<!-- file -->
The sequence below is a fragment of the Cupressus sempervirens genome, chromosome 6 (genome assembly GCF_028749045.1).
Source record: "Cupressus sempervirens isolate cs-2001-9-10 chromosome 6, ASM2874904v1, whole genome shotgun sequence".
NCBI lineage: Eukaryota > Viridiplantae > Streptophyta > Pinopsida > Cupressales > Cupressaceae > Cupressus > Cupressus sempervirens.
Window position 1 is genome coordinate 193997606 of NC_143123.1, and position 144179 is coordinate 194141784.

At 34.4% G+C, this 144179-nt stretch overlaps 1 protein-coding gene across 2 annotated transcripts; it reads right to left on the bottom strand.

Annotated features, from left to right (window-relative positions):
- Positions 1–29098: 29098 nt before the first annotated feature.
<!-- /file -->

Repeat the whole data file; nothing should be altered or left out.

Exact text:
The sequence below is a fragment of the Cupressus sempervirens genome, chromosome 6 (genome assembly GCF_028749045.1).
Source record: "Cupressus sempervirens isolate cs-2001-9-10 chromosome 6, ASM2874904v1, whole genome shotgun sequence".
NCBI lineage: Eukaryota > Viridiplantae > Streptophyta > Pinopsida > Cupressales > Cupressaceae > Cupressus > Cupressus sempervirens.
Window position 1 is genome coordinate 193997606 of NC_143123.1, and position 144179 is coordinate 194141784.

At 34.4% G+C, this 144179-nt stretch overlaps 1 protein-coding gene across 2 annotated transcripts; it reads right to left on the bottom strand.

Annotated features, from left to right (window-relative positions):
- Positions 1–29098: 29098 nt before the first annotated feature.